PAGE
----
″My other patients are going to be discouraged because they had come to know and like Jan,″ said Sedlacek. ″Naturally, they will probably ask me how this affects them. But Jan was sicker and had more complications than any patient I’ve had. They must have hope that what happened to her won’t happen to them.″

However, Jan had already beaten the odds because about one out of every three women who are even accepted for a bone marrow transplant in the late stages of breast cancer survive the procedure.

It is a grueling six to eight weeks of chemotherapy and recovery in an isolation ward. Because the body’s defenses have been disarmed, most of the women who don’t make it through the procedure die of infections their body can’t fight off.

At the time of her death, at the age of 38, Ms. Modeland left thousands of dollars in hospital debts. Her insurance ran out last year, and she was unable to work as a self-employed surveyor.

Because of her dire financial predicament and her need for the transplant if she was to have any hope of staying alive, her friends in her hometown of Estes Park launched a fund-raising drive to help her. Friends in Alva, Okla., where her parents Betty and Owen Modeland live, got involved in the campaign.

Over the past year, more than $100,000 had been raised through bingo nights, bake sales, art auctions, and dances. In Estes Park, there were ″Help Jan Modeland″ fruit jars on business counters in nearly every store in the town of 5,000. The response was overwhelming, surprising even the fund drive’s organizers. Some of them were with Ms. Modeland when she died.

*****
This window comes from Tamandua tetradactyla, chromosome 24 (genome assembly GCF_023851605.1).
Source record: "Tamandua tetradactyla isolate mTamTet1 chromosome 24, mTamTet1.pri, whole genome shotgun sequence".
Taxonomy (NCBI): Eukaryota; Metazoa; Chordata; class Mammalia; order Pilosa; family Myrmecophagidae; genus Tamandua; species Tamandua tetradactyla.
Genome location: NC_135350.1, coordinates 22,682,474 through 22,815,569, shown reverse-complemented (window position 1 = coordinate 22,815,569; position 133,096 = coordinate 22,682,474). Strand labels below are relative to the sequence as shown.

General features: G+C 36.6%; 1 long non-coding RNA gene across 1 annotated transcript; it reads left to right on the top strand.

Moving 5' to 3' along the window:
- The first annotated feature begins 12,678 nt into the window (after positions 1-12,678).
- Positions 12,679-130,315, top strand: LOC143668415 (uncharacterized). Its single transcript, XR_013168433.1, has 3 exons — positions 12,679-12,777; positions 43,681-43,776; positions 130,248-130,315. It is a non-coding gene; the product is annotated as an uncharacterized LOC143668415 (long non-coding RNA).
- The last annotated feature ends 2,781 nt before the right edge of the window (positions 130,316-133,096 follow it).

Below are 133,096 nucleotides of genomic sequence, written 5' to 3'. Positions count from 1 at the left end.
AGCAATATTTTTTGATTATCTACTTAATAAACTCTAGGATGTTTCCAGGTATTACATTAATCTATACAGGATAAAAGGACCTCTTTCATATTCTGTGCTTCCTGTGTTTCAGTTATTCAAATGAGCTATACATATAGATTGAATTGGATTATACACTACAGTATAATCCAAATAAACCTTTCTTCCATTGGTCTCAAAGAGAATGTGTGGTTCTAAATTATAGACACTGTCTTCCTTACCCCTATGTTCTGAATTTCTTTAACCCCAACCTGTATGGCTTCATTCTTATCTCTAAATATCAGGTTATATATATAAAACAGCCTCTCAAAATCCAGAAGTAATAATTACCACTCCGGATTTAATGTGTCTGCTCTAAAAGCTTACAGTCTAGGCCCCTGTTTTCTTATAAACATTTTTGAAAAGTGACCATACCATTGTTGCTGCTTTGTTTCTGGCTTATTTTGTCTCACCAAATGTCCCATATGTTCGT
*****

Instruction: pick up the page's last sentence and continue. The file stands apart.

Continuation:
″We thought, once she’d made it through the transplant, that we’d won,″ said Tammy Rumley, who organized the effort that began last January with a flyer in mailboxes announcing, ″This week marks the start of our campaign to save a life.″

″But at least she got a few extra months, she got to come home for the summer, and she got to have hope that her life would go on, would get better, and that she might even get well. And we all learned a lot from this,″ said Ms. Rumley.

″We learned that each of us can make a difference if we decide to get involved, and we also learned that this could happen to any of us at any time.″

One in nine American women will be stricken with breast cancer during their lifetime, and of those afflicted, one in four eventually will die of the disease. This year alone, 45,000 American women will be killed by breast cancer.

Sadly, after a nearly miraculous battle to stay alive, Jan Modeland is now one of them.

But to everyone who knew her, who gave a dollar here or $10 there, she was a valiant woman who never gave up. She fought the good fight as her friends and family kept the faith. And from the beginning, they all knew that we cannot pick our time.

Funeral services will be held this week at Our Lady of the Mountains Roman Catholic Church in Estes Park. A date has not yet been determined.